Further assorted thoughts on gun policy this week

The NRA people act like they’re the most oppressed population in the entire United States, when in fact they control the entire debate and all policy outcomes on anything related to guns — or even tangentially related to guns — at the Federal level. This power continues despite gun-owning households being only about a third of households these days, and probably only a fraction of those being hardliner NRA members who oppose any reform except fewer controls.

Things that are now “tyranny” apparently include

  • locking your gun away from children;
  • selling guns with biometric locks;
  • magazine limits;
  • allowing background checks to try to keep legal guns out of irresponsible hands;
  • keeping track of who owns things intended to be used as a deadly weapon like we do for a person’s car, which is not intended as to be used such;
  • doctors asking if you keep a gun in the house because it’s a known health risk factor;
  • restricting general ownership of military-grade firearms designed solely to kill people in combat; etc. etc. etc.

Here’s another question: If widespread anticipatory gun ownership is the only way to avoid or throw off totalitarianism, how did all of the Eastern Bloc countries and the Soviet Union fall apart without a huge shoot-em-up revolution from 1989-1991?

Even in the middle of World War II and just afterward, the Soviets managed to very effectively suppress a vast array of nationalist/partisan revolts against the USSR in the outlying Soviets and occupied satellites (Ukraine, Poland, etc.) even when those people were quite heavily armed. One of the deadliest terrorist organizations in the world as measured by sheer number of successful target assassinations was the Western Ukrainian insurrection against the Soviet government after the Nazi withdrawal. Thirty months and 11,725 assassinated Soviet officers, agents and collaborators later, the heavily armed Ukrainian Insurgent Army was ultimately brought down by infiltration, psychological warfare, and their own alienation of the local population. So much for guns saving the day against a totalitarian occupier.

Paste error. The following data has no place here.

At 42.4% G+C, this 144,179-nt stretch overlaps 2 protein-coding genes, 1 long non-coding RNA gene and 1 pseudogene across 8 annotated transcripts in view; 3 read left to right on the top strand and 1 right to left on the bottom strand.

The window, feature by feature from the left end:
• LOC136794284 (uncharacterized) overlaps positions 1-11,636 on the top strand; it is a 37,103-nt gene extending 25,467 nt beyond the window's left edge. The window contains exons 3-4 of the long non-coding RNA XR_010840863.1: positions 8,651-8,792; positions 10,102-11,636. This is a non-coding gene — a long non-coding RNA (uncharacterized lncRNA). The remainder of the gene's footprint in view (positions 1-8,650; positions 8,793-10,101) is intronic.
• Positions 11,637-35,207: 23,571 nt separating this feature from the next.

A half century later, the Soviets were brought down by, essentially, bankruptcy and internal political reform. If you want a realistic fantasy of throwing off totalitarianism, it probably won’t look like “Red Dawn.” No, it probably just involves a lot of spreadsheets, endemic corruption, and ill-conceived defense expenditures.

Bill Humphrey

About Bill Humphrey

Bill Humphrey is the primary host of WVUD's Arsenal For Democracy talk radio show and is a Senior Editor for The Globalist. Follow him @BillHumphreyMA on twitter.
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